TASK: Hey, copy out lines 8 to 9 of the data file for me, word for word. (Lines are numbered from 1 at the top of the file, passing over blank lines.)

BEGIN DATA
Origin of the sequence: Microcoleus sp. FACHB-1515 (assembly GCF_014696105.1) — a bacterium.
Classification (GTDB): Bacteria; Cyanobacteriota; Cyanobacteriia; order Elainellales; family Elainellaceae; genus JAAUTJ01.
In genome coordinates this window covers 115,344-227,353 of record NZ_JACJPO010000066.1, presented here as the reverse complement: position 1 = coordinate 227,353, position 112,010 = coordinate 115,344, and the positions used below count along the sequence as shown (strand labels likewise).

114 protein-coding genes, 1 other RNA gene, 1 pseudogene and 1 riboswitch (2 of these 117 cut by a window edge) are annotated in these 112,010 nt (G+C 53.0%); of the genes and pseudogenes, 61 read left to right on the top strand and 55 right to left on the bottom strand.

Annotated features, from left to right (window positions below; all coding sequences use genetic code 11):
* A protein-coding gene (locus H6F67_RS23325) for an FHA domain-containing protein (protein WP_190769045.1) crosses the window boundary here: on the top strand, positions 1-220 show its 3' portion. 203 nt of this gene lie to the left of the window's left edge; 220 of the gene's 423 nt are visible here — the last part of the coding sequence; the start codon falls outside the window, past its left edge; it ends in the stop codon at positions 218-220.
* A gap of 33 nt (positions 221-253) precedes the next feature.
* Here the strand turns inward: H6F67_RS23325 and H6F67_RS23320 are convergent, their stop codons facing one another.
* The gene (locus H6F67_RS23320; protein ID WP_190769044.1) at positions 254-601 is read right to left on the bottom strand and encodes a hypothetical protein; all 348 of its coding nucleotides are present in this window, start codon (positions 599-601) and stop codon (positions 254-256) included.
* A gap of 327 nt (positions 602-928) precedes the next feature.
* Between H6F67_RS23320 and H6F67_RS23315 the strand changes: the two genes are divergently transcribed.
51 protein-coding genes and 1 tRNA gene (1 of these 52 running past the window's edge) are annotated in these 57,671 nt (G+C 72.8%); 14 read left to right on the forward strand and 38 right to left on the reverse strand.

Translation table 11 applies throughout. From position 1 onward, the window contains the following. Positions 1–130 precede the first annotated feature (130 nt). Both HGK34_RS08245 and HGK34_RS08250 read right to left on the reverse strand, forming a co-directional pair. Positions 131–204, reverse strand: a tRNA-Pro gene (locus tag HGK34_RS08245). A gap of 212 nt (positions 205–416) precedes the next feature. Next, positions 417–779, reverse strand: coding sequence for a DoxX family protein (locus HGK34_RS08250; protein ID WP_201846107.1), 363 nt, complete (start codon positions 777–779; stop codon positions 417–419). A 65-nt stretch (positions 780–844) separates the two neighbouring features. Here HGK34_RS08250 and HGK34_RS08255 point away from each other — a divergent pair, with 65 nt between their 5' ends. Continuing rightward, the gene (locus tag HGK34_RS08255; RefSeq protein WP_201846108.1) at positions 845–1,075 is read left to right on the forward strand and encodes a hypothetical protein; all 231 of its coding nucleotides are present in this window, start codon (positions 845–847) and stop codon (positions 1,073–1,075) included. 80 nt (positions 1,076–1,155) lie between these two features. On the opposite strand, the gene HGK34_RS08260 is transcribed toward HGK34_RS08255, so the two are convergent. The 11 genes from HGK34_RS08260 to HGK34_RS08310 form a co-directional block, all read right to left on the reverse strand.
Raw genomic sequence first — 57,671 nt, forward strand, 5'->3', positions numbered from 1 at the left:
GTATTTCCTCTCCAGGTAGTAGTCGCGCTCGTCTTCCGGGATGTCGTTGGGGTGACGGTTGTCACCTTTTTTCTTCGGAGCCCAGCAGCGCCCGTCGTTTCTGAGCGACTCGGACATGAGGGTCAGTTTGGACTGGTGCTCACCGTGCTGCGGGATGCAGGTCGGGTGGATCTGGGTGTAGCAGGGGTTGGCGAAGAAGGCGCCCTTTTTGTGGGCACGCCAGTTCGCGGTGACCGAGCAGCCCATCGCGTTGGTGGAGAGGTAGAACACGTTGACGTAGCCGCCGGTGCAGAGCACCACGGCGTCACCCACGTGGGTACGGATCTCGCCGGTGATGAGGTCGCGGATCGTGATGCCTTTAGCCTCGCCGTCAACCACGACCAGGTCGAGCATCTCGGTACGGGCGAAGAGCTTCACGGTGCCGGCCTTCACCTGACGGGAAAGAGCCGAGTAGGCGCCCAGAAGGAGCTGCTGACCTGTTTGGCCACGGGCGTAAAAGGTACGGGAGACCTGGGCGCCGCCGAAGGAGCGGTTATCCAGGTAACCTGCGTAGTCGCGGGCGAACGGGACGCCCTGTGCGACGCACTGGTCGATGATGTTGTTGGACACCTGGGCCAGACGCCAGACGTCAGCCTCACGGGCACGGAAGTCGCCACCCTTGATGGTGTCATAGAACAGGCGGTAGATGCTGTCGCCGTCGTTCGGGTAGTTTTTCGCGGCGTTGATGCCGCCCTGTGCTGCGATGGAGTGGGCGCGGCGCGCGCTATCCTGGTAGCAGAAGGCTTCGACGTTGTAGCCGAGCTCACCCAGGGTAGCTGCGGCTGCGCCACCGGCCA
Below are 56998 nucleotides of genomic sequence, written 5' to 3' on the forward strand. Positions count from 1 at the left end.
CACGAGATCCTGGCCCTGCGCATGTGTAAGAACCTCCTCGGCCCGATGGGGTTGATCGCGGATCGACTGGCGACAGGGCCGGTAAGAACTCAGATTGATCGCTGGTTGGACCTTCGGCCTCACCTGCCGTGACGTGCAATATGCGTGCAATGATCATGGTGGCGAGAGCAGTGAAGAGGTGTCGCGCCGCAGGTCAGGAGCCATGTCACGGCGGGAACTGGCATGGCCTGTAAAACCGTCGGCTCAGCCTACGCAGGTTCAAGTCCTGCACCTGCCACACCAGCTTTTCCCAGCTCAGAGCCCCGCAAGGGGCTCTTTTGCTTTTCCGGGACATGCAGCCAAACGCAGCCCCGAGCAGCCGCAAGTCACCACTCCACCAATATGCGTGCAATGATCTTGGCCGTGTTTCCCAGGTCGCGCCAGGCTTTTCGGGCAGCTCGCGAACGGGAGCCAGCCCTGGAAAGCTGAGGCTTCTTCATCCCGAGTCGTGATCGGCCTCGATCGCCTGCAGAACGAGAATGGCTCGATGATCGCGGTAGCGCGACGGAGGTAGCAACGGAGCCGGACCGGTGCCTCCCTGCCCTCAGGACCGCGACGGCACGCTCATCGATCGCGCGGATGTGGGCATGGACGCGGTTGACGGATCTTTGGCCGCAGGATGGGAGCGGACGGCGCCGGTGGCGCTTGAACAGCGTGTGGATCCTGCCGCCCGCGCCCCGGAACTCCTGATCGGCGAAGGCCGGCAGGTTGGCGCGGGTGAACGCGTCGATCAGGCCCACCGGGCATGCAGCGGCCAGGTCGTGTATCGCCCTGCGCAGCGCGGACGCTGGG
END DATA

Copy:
* Here the strand turns inward: H6F67_RS23325 and H6F67_RS23320 are convergent, their stop codons facing one another.
* The gene (locus H6F67_RS23320; protein ID WP_190769044.1) at positions 254-601 is read right to left on the bottom strand and encodes a hypothetical protein; all 348 of its coding nucleotides are present in this window, start codon (positions 599-601) and stop codon (positions 254-256) included.